Over a thousand high-temperature records have been broken across the US through June and July. An extreme case in the US is Saratoga Spring in Death Valley National Park, which reached 53.9 degrees Celsius (129°F), one of the hottest reliably measured temperatures recorded in history. The severity of this heat has been related to a phenomenon called a "heat dome," which is an immense area of high pressure that traps heat beneath it. This phenomenon has taken hold over the southern United States, and is just one of several heat domes present worldwide in the Northern Hemisphere. The intensity of this heat dome is unprecedented, exerting pressure from above and threatening to become the most severe on record over the southern United States. The consequences have been dire. In Southern Florida, the effects have been felt in in-land and offshore settings. Meanwhile, in-land temperatures have reached levels of 105-110°F (41-44°C), keeping nighttime lows excruciatingly high; the marine heatwave has produced an “above average” intensity when compared to previous historical marine heatwaves, posing a threat to corals and other types of marine lives.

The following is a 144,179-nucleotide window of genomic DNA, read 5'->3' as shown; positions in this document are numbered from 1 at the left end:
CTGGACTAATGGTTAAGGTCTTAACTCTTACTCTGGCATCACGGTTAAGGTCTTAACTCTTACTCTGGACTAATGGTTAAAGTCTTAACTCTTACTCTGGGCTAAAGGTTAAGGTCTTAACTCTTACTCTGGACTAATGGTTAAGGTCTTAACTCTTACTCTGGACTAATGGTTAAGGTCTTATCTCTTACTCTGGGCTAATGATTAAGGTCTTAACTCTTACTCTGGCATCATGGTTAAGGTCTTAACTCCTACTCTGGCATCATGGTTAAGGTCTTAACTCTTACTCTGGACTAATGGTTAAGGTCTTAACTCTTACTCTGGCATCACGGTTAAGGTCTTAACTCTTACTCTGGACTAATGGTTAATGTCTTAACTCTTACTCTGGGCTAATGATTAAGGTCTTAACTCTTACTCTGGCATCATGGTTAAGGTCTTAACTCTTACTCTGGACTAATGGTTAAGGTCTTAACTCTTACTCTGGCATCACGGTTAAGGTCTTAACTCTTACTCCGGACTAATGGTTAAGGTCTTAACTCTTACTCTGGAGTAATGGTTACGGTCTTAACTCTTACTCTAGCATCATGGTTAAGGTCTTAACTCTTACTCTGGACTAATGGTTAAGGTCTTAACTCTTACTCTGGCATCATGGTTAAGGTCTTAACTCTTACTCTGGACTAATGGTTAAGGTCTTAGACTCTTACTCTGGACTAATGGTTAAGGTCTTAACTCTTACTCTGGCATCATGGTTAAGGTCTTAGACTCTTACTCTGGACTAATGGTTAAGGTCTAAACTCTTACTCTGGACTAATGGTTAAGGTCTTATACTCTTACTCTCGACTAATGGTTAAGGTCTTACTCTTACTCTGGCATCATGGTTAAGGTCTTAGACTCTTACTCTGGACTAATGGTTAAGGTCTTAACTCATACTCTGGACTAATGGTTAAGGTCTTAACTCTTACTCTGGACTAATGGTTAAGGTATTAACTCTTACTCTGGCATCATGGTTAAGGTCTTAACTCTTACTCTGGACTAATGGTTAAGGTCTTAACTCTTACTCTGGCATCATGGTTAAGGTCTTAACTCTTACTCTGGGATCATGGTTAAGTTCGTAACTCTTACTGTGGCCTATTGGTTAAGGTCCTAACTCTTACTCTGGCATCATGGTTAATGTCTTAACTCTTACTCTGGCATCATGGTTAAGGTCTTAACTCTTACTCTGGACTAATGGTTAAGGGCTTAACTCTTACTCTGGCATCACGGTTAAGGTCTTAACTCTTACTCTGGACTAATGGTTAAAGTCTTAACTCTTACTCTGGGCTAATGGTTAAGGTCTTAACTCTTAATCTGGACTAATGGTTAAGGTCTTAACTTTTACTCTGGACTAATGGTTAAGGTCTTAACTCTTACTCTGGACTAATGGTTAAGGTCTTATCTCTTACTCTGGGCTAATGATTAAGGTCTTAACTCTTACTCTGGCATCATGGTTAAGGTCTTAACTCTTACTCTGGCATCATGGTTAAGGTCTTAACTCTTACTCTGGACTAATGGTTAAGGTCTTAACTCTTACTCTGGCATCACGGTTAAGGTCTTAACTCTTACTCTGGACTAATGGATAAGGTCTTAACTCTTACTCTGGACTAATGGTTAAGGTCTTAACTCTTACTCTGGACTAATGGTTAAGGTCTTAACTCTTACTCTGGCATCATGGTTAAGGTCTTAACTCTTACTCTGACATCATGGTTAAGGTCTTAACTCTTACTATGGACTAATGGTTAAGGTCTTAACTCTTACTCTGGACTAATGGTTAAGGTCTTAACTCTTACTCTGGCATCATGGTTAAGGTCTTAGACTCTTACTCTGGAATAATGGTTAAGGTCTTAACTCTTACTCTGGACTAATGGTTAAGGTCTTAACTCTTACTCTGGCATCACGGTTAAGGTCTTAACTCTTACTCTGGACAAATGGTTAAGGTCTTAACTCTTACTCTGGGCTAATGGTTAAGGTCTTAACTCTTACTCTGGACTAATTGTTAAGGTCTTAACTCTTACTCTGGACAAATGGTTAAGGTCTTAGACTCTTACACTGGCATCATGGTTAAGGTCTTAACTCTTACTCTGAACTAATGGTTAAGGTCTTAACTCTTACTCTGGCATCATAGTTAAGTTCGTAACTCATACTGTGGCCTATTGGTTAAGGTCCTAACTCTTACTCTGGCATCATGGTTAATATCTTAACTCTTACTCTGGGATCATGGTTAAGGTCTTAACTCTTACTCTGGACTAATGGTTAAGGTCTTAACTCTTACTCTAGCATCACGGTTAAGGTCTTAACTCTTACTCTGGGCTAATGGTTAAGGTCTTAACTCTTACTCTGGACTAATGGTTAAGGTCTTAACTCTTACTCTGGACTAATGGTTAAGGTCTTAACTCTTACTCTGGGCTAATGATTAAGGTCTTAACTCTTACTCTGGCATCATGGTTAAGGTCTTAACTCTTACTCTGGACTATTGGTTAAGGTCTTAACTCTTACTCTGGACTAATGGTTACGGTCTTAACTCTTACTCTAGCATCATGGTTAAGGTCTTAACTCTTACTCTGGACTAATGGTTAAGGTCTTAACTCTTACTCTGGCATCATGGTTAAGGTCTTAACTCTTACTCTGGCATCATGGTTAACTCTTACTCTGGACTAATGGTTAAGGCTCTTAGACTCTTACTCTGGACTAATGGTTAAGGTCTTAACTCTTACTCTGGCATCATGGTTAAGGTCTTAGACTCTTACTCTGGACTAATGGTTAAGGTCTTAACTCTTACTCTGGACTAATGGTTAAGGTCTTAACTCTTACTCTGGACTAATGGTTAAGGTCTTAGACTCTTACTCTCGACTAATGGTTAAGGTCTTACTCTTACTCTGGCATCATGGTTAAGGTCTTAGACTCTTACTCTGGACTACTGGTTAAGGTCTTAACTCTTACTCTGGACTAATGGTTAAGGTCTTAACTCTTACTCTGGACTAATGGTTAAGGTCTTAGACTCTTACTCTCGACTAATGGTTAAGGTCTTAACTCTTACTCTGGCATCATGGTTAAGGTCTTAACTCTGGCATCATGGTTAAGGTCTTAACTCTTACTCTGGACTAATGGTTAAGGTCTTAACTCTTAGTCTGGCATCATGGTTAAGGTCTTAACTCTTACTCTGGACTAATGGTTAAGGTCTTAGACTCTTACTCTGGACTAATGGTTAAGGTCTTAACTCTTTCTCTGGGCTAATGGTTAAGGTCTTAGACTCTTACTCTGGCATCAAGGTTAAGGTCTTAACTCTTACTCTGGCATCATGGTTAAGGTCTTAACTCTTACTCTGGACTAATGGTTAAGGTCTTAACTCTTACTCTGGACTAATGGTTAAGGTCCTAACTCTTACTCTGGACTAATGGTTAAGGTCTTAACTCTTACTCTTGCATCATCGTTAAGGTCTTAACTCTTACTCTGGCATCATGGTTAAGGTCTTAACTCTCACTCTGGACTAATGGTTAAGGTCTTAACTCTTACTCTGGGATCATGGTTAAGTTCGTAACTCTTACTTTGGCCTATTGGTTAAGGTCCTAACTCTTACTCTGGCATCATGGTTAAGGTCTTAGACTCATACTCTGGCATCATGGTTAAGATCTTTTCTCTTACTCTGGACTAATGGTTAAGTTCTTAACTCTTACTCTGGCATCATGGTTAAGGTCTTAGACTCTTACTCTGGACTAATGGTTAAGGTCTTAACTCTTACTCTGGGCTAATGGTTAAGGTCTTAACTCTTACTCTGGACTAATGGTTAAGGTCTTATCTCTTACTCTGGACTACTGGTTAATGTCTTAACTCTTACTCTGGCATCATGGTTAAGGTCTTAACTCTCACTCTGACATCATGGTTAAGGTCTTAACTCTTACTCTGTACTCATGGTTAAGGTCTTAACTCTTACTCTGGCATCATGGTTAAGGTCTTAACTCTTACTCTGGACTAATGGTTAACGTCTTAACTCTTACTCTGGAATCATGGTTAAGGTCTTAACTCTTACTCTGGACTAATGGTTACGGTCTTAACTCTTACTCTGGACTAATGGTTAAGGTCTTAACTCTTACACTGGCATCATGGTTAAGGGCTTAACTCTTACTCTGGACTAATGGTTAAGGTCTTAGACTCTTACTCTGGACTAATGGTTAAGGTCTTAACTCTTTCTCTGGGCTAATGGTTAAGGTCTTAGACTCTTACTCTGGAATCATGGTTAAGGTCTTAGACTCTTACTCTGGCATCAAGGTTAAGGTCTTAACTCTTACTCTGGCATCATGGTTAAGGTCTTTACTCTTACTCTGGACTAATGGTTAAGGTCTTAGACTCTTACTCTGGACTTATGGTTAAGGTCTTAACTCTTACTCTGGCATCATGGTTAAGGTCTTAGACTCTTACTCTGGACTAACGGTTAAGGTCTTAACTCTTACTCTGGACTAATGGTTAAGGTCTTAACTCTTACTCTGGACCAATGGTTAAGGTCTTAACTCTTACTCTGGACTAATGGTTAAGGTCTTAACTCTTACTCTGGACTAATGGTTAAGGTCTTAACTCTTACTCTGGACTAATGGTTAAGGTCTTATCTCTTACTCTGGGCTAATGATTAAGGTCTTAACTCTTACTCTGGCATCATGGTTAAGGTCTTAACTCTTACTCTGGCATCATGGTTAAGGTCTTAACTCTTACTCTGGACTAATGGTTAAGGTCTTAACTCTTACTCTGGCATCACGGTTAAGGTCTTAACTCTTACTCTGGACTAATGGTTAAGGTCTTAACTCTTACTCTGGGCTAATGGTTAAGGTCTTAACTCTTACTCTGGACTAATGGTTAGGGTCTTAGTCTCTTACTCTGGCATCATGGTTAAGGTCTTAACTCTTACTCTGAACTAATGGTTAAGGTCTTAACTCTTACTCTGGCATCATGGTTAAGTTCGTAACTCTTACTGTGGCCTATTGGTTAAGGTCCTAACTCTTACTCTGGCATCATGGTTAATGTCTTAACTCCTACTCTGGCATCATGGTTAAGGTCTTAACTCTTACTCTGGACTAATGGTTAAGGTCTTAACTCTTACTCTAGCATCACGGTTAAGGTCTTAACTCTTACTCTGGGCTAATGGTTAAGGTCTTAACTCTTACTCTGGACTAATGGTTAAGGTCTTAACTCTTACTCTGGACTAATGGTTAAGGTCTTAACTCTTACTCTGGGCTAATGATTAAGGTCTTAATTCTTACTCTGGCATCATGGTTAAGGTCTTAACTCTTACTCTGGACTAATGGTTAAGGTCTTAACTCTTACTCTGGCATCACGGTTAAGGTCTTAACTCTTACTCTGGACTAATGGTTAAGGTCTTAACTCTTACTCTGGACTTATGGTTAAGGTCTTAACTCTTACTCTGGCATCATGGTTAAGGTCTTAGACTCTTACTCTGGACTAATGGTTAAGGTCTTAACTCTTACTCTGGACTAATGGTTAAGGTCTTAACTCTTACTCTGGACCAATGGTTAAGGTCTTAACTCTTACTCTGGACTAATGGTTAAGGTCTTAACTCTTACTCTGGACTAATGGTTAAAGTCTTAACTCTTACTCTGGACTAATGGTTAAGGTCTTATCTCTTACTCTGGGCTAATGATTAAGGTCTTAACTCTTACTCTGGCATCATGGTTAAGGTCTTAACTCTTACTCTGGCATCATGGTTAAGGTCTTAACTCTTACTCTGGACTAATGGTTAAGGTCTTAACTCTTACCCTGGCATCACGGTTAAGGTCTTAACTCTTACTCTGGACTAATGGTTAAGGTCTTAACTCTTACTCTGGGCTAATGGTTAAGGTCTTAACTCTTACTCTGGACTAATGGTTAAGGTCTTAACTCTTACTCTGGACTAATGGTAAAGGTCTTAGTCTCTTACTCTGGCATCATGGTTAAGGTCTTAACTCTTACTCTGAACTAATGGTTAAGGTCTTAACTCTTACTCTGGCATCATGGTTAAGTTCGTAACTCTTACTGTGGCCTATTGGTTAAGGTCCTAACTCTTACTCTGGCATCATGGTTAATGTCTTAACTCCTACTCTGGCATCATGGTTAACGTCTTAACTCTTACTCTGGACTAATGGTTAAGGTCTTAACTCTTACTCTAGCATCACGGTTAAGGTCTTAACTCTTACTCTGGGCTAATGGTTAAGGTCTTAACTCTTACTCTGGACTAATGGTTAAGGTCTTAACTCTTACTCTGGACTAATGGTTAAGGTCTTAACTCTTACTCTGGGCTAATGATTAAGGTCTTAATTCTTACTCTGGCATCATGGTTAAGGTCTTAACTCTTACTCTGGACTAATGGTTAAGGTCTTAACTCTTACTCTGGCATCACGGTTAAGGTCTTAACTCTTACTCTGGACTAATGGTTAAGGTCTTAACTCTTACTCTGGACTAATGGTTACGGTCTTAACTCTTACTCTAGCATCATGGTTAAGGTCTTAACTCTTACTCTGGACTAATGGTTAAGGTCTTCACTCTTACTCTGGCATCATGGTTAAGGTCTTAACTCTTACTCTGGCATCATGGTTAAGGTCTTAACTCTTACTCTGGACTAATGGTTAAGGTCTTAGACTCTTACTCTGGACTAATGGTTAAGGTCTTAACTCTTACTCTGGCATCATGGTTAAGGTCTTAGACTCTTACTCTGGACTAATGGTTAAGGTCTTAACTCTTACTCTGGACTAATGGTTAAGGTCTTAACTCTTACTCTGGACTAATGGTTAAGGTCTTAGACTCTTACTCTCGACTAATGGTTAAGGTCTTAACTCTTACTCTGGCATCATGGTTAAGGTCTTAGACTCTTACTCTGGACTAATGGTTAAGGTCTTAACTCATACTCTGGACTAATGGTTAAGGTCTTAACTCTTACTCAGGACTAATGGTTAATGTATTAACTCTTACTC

Dr. Rosana Aguilera, a staff researcher in the groups of extreme weather events and climate change epidemiology at the Scripps Institution of Oceanography, explains that the effects of these extreme phenomena have been reinforced by the beginning of El Niño Southern Oscillation, which causes above-average sea-surface temperatures across the east-central equatorial Pacific, producing higher temperatures worldwide. Overall, climate scientists agree with this relationship. As the WMO Secretary-General Prof. Petteri Taalas said, “The onset of El Niño will greatly increase the likelihood of breaking temperature records and triggering more extreme heat in many parts of the world and in the ocean.”